The nest is a shallow scrape sometimes lined with pebbles, broken grass stems, and limestone or wood chips. This depression is hollowed out by the male bird, who crouches low, circling slowly as he scratches the dirt loose with his feet, throwing it out with vigorous backward kicks.
In early April in the south and later in the north, the female lays four or, very rarely, five pear-shaped eggs, which are large and blunt at one end and pointed at the other and average 36.5 by 26.5 mm in size. The eggs are pale buff, irregularly spotted, blotched, or scrawled with blackish-brown or black, and always neatly arranged in a circle with the pointed ends turned inwards. As there is more blotching on the blunt ends that face outwards, the eggs blend well with their surroundings. The female is ready to breed in her first year. There may be a second brood in latitudes where the first nesting is early. Since the eggs can be damaged by excessive heat or cold, they are rarely left unattended. Both the male and female take turns incubating them, or keeping them warm. On very hot days the attending bird may stand over the nest, shading the eggs with its body, at the same time allowing cooling breezes to circulate over them.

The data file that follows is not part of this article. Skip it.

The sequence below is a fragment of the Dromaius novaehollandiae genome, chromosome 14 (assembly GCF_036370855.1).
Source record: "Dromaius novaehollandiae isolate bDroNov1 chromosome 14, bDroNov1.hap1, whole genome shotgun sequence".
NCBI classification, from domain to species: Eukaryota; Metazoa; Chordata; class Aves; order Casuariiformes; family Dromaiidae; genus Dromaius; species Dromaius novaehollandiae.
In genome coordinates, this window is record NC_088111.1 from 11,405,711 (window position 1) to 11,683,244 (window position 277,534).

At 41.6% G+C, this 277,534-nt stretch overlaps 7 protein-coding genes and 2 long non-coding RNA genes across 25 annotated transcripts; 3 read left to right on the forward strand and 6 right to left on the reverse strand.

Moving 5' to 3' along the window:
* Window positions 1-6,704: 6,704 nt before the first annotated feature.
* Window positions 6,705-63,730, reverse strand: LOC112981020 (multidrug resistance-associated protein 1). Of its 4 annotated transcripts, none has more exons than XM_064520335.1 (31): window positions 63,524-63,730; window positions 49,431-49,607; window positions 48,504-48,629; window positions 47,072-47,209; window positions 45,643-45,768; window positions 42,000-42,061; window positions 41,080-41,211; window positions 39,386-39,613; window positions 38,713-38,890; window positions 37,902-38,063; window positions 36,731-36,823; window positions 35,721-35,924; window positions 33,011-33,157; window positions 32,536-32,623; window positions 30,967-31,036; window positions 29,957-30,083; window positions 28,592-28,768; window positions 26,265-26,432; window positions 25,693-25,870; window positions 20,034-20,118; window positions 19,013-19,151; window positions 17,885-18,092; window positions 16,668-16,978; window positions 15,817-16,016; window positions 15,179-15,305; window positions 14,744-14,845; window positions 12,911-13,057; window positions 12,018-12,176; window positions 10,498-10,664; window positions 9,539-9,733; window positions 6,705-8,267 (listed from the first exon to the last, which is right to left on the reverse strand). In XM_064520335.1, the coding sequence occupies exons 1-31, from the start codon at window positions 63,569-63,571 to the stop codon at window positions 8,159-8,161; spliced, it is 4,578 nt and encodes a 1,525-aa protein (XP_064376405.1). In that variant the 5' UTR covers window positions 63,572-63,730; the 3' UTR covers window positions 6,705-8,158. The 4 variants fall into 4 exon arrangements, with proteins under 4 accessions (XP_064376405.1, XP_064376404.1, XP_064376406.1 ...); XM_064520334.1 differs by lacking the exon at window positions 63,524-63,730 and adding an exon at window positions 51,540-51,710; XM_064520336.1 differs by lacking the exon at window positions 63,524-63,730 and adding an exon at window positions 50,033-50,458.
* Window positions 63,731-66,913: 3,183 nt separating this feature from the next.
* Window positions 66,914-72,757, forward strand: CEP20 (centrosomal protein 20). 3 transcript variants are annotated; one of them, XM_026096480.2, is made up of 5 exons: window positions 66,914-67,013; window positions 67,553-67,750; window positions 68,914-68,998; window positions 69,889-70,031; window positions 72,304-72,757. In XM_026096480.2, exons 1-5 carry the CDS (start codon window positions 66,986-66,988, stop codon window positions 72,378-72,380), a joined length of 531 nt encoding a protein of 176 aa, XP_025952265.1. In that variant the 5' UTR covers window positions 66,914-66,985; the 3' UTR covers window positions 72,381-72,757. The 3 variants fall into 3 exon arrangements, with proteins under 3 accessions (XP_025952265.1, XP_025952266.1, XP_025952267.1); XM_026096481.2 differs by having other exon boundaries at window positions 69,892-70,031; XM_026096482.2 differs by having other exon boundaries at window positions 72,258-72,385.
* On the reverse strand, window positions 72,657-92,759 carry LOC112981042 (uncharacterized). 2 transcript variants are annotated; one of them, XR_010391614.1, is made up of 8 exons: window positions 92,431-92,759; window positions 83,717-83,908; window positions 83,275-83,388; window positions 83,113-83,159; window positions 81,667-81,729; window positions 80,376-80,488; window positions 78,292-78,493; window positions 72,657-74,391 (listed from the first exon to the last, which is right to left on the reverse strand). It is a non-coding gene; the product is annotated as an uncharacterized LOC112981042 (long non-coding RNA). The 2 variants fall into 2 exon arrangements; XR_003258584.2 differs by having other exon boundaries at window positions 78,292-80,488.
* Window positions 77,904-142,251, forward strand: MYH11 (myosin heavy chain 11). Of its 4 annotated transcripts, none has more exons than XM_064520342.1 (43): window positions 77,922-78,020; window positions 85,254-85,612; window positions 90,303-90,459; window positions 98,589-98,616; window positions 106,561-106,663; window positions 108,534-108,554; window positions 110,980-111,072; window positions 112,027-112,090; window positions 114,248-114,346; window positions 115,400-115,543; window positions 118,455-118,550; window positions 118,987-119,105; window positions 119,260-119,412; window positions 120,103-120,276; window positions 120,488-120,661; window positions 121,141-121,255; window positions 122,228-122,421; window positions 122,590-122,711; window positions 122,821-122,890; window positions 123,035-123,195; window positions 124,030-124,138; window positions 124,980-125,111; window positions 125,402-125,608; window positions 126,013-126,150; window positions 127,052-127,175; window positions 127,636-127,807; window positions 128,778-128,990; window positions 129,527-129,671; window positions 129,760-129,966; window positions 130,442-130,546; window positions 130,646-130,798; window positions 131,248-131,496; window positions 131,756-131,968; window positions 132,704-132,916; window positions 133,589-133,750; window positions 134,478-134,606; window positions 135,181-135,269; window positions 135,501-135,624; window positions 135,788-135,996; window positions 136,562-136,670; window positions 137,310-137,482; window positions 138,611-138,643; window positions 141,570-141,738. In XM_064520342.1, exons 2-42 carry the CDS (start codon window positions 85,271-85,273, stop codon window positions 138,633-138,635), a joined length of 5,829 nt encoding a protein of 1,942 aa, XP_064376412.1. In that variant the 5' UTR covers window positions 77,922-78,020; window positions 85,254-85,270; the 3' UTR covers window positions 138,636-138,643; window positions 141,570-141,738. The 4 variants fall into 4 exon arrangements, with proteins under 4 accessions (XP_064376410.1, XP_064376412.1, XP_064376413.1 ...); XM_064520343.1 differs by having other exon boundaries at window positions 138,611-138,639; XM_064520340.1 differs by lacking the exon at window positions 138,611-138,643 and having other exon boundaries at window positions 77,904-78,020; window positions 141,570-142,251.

The adult birds incubate the eggs for 24 to 26 days until they are ready to hatch. A chick takes 18 to 36 hours to break out of the shell, every piece of which is removed from the vicinity of the nest by the parents within a brief time after hatching.
When the young are first hatched, they are completely covered in warm, thick down and resemble their parents, except that they have only one band, not two, across the chest. At first this down is wet, but it dries within an hour or so, and the young birds look like fluffy balls with rather long legs. Unlike the young of songbirds, shorebird young leave the nest as soon as their down has dried. They are able to feed themselves within a day, running about quickly, jabbing at the ground for small insects. The downy plumage is lost rapidly as they grow, and by midsummer they are almost indistinguishable from adults. However, head patterns are less distinct, and all browns are paler.